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Rethinking the Long Tail Theory: How to Define 'hits' and 'niches'

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The Long Tail theory suggests that the Internet drives demand away from popular products with mass appeal and directs it to more obscure niche offerings as it eases distribution and uses cutting-edge recommendation systems, but this theory is being challenged by new Wharton School research.

A paper by Wharton professor Serguei Netessine and doctoral student Tom F. Tan details their use of data from the Netflix movie rental company to investigate consumer demand for blockbusters and lesser-known films. The researchers have determined that, contrary to the Long Tail effect, mass appeal products retain their high rankings when expanding product variety and consumer demand is factored in. "There are entire companies based on the premise of the Long Tail effect that argue they will make money focusing on niche markets," Netessine says. "Our findings show it's very rare in business that everything is so black and white. In most situations, the answer is, 'It depends.' The presence of the Long Tail effect might be less universal than one may be led to believe."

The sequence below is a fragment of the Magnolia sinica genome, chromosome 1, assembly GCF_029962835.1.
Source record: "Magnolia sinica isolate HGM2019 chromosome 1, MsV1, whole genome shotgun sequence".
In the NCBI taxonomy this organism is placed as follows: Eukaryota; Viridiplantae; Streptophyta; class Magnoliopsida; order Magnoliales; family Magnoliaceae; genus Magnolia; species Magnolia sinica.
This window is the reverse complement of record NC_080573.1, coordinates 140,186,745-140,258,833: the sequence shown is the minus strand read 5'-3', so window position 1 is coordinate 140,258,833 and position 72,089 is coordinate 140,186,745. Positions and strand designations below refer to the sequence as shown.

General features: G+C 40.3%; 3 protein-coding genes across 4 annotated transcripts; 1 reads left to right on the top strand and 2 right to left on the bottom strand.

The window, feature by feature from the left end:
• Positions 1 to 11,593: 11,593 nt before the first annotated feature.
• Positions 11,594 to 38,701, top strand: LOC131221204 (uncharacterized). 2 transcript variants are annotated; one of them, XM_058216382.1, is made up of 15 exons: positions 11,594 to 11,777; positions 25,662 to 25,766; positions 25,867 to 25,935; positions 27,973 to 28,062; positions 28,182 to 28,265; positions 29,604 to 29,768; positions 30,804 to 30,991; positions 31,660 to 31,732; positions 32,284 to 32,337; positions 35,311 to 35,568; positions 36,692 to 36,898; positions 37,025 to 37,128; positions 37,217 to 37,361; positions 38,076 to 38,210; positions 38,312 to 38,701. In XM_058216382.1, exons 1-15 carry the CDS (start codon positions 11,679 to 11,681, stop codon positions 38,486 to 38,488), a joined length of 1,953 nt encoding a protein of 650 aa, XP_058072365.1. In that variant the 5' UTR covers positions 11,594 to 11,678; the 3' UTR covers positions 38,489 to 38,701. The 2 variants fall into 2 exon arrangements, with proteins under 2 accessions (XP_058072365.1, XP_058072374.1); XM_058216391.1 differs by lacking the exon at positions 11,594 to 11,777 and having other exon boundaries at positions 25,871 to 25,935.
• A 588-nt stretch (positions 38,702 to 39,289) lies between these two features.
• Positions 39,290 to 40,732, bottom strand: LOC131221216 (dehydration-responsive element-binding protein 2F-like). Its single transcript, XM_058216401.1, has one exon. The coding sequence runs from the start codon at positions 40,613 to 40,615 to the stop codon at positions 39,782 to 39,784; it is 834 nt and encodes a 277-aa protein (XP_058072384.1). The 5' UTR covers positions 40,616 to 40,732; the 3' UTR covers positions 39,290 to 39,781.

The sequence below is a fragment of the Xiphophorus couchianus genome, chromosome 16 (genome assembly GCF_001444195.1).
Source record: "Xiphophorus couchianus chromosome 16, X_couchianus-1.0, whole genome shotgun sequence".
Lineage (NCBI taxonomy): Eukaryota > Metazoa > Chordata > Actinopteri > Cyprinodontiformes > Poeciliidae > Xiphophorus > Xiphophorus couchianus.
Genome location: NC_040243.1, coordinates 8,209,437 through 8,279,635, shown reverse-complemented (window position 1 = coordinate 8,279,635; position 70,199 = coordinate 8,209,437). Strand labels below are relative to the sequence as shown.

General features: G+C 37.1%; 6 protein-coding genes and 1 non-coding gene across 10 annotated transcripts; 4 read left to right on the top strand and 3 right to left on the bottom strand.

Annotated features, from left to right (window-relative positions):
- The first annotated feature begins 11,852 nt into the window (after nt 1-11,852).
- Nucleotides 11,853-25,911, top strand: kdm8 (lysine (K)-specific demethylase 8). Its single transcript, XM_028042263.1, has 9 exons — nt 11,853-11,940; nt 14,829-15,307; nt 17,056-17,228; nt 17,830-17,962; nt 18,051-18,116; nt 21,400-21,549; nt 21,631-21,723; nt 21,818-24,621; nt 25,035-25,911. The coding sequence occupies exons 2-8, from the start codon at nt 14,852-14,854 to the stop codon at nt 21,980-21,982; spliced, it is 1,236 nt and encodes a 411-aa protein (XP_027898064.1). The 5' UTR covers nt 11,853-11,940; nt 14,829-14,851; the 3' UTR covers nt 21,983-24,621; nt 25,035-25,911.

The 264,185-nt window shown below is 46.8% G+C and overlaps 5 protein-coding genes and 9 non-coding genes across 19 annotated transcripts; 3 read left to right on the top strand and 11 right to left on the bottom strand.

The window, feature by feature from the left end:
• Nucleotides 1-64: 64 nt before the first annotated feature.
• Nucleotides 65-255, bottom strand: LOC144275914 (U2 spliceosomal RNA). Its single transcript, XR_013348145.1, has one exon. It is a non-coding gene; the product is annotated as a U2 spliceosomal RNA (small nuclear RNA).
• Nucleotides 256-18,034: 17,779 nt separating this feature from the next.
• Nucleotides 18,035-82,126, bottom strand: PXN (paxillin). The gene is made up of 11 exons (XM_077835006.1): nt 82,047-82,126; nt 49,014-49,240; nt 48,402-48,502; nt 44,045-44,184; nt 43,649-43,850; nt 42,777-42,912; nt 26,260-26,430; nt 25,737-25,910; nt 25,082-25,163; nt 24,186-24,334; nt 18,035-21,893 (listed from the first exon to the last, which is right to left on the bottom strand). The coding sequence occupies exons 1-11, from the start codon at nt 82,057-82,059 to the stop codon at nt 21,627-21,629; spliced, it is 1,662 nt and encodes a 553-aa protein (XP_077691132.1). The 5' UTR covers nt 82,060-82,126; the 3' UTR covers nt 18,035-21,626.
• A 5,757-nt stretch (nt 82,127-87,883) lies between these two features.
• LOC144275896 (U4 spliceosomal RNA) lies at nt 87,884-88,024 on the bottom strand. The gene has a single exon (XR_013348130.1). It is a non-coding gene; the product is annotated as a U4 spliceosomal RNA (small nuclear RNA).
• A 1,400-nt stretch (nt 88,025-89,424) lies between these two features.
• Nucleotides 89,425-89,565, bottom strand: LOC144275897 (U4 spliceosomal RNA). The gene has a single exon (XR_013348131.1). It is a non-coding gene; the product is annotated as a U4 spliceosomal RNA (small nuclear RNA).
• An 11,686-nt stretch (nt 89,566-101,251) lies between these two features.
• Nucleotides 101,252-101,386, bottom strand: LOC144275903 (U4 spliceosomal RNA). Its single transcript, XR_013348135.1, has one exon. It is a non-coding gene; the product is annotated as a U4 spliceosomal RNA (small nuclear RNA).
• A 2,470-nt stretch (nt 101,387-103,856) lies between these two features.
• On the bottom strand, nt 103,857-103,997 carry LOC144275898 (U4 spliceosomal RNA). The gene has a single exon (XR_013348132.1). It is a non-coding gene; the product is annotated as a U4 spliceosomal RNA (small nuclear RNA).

The number of rated film titles at Netflix climbed from 4,470 to 17,768 between 2000 and 2005, and if this diversity is factored in so that product popularity is estimated relative to the total product variety, Wharton researchers do not uncover any proof of the Long Tail effect. Netessine says a relative analysis yields more meaning when applying the Long Tail theory to companies because it accounts for costs involved in maintaining a supply chain to meet demand for many niche products.

From Knowledge@Wharton
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Abstracts Copyright © 2009 Information Inc., Bethesda, Maryland, USA


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